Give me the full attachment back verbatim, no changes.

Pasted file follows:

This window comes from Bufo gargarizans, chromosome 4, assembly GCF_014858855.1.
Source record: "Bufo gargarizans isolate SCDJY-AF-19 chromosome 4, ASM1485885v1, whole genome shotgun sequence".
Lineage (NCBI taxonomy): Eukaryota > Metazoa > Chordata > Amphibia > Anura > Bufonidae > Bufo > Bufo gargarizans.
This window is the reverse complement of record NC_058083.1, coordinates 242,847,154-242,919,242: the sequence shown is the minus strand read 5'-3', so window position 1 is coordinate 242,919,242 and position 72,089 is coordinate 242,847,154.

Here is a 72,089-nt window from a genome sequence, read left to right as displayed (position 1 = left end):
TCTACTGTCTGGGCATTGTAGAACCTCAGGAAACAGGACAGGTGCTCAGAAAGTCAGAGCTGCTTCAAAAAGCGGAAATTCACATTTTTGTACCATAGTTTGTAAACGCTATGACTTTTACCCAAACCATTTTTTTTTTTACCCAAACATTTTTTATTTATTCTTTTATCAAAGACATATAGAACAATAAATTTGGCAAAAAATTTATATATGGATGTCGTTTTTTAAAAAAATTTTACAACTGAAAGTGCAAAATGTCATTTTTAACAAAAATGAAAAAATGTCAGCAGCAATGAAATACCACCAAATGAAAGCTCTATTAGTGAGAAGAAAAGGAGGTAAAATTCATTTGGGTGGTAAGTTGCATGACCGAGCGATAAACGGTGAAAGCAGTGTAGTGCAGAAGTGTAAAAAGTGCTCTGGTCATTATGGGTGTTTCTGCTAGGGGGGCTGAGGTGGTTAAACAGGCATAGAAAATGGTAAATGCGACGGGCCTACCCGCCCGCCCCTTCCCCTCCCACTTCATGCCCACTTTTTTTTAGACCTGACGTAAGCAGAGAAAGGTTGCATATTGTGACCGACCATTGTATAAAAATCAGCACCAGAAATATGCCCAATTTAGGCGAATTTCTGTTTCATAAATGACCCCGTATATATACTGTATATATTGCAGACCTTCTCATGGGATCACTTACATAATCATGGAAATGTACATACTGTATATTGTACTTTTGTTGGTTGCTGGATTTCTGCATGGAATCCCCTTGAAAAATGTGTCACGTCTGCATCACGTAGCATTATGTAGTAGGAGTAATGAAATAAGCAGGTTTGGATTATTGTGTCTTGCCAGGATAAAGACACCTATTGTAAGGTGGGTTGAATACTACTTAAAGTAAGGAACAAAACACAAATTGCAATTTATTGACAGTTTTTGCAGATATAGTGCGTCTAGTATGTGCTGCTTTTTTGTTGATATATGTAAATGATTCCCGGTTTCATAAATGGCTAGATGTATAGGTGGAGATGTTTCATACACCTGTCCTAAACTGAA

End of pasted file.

This window comes from Bufo gargarizans, chromosome 4, assembly GCF_014858855.1.
Source record: "Bufo gargarizans isolate SCDJY-AF-19 chromosome 4, ASM1485885v1, whole genome shotgun sequence".
Lineage (NCBI taxonomy): Eukaryota > Metazoa > Chordata > Amphibia > Anura > Bufonidae > Bufo > Bufo gargarizans.
This window is the reverse complement of record NC_058083.1, coordinates 242,847,154-242,919,242: the sequence shown is the minus strand read 5'-3', so window position 1 is coordinate 242,919,242 and position 72,089 is coordinate 242,847,154.

Here is a 72,089-nt window from a genome sequence, read left to right as displayed (position 1 = left end):
TCTACTGTCTGGGCATTGTAGAACCTCAGGAAACAGGACAGGTGCTCAGAAAGTCAGAGCTGCTTCAAAAAGCGGAAATTCACATTTTTGTACCATAGTTTGTAAACGCTATGACTTTTACCCAAACCATTTTTTTTTTTACCCAAACATTTTTTATTTATTCTTTTATCAAAGACATATAGAACAATAAATTTGGCAAAAAATTTATATATGGATGTCGTTTTTTAAAAAAATTTTACAACTGAAAGTGCAAAATGTCATTTTTAACAAAAATGAAAAAATGTCAGCAGCAATGAAATACCACCAAATGAAAGCTCTATTAGTGAGAAGAAAAGGAGGTAAAATTCATTTGGGTGGTAAGTTGCATGACCGAGCGATAAACGGTGAAAGCAGTGTAGTGCAGAAGTGTAAAAAGTGCTCTGGTCATTATGGGTGTTTCTGCTAGGGGGGCTGAGGTGGTTAAACAGGCATAGAAAATGGTAAATGCGACGGGCCTACCCGCCCGCCCCTTCCCCTCCCACTTCATGCCCACTTTTTTTTAGACCTGACGTAAGCAGAGAAAGGTTGCATATTGTGACCGACCATTGTATAAAAATCAGCACCAGAAATATGCCCAATTTAGGCGAATTTCTGTTTCATAAATGACCCCGTATATATACTGTATATATTGCAGACCTTCTCATGGGATCACTTACATAATCATGGAAATGTACATACTGTATATTGTACTTTTGTTGGTTGCTGGATTTCTGCATGGAATCCCCTTGAAAAATGTGTCACGTCTGCATCACGTAGCATTATGTAGTAGGAGTAATGAAATAAGCAGGTTTGGATTATTGTGTCTTGCCAGGATAAAGACACCTATTGTAAGGTGGGTTGAATACTACTTAAAGTAAGGAACAAAACACAAATTGCAATTTATTGACAGTTTTTGCAGATATAGTGCGTCTAGTATGTGCTGCTTTTTTGTTGATATATGTAAATGATTCCCGGTTTCATAAATGGCTAGATGTATAGGTGGAGATGTTTCATACACCTGTCCTAAACTGAA